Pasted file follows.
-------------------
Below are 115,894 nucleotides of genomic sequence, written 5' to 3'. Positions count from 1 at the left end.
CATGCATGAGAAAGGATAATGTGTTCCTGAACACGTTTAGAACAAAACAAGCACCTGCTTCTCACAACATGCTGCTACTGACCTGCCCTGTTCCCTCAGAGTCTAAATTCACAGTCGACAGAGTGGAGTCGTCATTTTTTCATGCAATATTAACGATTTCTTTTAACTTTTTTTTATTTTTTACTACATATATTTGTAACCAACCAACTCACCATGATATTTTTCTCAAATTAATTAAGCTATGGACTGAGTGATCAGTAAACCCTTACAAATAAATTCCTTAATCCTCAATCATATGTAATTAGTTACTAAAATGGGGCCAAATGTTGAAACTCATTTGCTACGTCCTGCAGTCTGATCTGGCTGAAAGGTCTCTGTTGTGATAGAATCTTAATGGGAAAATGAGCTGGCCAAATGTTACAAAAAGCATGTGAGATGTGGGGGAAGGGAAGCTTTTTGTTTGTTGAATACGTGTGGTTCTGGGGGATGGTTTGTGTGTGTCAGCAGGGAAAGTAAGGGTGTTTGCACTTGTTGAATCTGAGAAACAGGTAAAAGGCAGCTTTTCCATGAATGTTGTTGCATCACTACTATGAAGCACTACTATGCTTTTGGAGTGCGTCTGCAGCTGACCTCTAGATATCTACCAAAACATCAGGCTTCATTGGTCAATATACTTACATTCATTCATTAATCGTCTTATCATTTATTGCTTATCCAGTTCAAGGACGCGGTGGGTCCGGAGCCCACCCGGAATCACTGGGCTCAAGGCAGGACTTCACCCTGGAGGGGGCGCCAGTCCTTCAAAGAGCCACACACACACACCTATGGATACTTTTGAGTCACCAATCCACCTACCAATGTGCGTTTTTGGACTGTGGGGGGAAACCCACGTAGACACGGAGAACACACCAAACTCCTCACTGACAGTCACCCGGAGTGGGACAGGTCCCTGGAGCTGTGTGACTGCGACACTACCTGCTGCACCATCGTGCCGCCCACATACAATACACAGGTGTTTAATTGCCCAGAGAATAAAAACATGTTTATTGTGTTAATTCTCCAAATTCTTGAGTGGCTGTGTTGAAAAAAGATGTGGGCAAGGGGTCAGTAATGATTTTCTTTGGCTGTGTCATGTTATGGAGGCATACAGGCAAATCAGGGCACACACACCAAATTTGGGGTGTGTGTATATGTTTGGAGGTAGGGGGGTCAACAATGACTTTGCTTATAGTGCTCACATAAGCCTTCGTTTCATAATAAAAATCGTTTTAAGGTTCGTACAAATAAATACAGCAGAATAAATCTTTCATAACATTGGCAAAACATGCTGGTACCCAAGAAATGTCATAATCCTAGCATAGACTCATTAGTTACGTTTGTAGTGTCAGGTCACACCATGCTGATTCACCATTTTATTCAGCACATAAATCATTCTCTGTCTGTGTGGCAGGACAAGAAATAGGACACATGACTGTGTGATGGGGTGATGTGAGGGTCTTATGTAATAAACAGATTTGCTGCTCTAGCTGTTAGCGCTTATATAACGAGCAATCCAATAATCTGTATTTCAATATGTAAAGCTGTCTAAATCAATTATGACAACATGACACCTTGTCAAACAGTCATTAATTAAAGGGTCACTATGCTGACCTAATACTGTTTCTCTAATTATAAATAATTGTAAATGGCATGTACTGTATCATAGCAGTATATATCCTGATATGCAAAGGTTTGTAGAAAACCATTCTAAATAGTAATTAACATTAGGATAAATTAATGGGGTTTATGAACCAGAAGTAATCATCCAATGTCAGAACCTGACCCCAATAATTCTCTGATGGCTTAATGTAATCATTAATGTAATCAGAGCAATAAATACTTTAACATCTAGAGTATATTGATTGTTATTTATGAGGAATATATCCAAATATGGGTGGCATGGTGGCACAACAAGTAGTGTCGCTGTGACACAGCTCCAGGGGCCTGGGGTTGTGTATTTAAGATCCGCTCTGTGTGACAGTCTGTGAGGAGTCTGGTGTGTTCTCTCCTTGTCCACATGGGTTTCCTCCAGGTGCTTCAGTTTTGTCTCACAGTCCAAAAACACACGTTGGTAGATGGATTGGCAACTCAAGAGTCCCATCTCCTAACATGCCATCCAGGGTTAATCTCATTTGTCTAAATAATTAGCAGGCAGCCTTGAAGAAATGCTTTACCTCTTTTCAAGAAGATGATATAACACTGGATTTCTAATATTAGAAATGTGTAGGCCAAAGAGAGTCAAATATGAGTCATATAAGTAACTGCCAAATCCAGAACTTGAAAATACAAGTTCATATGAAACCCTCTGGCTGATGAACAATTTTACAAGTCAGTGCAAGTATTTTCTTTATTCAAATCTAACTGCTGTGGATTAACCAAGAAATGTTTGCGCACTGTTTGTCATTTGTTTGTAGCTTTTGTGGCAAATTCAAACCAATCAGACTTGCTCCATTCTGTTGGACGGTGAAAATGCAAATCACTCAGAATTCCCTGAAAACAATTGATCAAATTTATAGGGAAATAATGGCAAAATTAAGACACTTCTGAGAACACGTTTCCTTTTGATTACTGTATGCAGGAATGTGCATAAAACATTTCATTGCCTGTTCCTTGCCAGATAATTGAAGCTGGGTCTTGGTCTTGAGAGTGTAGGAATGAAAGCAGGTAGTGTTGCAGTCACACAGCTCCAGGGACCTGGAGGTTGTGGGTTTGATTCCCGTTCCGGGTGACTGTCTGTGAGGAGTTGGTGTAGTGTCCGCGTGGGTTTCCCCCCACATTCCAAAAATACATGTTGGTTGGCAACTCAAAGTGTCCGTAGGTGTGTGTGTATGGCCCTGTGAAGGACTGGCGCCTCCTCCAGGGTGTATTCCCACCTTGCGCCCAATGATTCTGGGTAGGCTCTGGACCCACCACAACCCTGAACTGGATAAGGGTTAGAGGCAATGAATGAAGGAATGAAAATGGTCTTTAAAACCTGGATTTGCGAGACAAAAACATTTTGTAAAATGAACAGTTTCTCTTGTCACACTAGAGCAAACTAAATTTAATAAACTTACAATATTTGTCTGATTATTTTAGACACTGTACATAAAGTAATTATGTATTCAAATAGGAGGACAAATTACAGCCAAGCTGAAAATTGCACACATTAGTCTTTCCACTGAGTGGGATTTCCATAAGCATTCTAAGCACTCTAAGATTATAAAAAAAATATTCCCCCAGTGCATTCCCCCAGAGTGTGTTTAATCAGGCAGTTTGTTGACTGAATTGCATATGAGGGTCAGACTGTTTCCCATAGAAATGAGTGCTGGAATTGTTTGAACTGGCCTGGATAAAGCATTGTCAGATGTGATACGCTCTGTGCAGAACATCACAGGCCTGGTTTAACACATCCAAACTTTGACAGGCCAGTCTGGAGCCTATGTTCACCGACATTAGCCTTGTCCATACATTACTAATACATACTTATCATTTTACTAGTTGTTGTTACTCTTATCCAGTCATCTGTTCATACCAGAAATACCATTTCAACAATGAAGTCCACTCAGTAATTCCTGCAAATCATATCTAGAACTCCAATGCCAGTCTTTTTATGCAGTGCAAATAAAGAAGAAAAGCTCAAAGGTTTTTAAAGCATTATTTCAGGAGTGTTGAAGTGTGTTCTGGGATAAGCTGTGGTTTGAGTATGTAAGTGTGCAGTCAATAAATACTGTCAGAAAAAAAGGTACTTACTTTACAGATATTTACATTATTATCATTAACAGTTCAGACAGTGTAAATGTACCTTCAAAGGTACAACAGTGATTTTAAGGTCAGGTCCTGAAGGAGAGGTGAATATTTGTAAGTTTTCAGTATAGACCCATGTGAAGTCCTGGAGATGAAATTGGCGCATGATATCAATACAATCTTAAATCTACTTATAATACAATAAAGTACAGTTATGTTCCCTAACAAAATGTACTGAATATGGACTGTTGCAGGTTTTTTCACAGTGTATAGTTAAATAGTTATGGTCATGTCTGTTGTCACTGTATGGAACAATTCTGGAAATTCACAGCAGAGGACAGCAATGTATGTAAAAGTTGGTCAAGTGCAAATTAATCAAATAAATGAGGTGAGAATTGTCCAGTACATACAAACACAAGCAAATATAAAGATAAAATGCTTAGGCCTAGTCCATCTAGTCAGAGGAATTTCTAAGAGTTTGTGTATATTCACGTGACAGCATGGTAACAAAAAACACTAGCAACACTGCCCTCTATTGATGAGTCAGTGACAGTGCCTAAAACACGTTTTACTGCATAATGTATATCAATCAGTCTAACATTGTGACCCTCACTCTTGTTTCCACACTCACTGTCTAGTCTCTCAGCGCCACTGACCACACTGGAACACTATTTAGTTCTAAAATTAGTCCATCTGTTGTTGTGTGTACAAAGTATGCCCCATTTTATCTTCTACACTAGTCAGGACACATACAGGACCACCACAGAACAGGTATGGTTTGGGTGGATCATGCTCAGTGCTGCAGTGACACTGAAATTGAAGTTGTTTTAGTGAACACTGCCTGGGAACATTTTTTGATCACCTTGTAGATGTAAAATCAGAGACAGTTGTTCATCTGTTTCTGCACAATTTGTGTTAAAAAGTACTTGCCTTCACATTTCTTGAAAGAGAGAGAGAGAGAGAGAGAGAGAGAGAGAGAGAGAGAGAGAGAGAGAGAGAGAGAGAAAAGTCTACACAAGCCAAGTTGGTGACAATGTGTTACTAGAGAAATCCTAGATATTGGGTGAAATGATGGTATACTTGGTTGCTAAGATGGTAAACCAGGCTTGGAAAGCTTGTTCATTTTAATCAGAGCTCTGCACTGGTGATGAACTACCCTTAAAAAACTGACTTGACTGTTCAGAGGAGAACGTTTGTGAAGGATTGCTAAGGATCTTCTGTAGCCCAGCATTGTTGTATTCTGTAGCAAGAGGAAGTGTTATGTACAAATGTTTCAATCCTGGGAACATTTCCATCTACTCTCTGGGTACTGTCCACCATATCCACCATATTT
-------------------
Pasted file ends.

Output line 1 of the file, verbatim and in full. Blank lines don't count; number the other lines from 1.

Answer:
Below are 115,894 nucleotides of genomic sequence, written 5' to 3'. Positions count from 1 at the left end.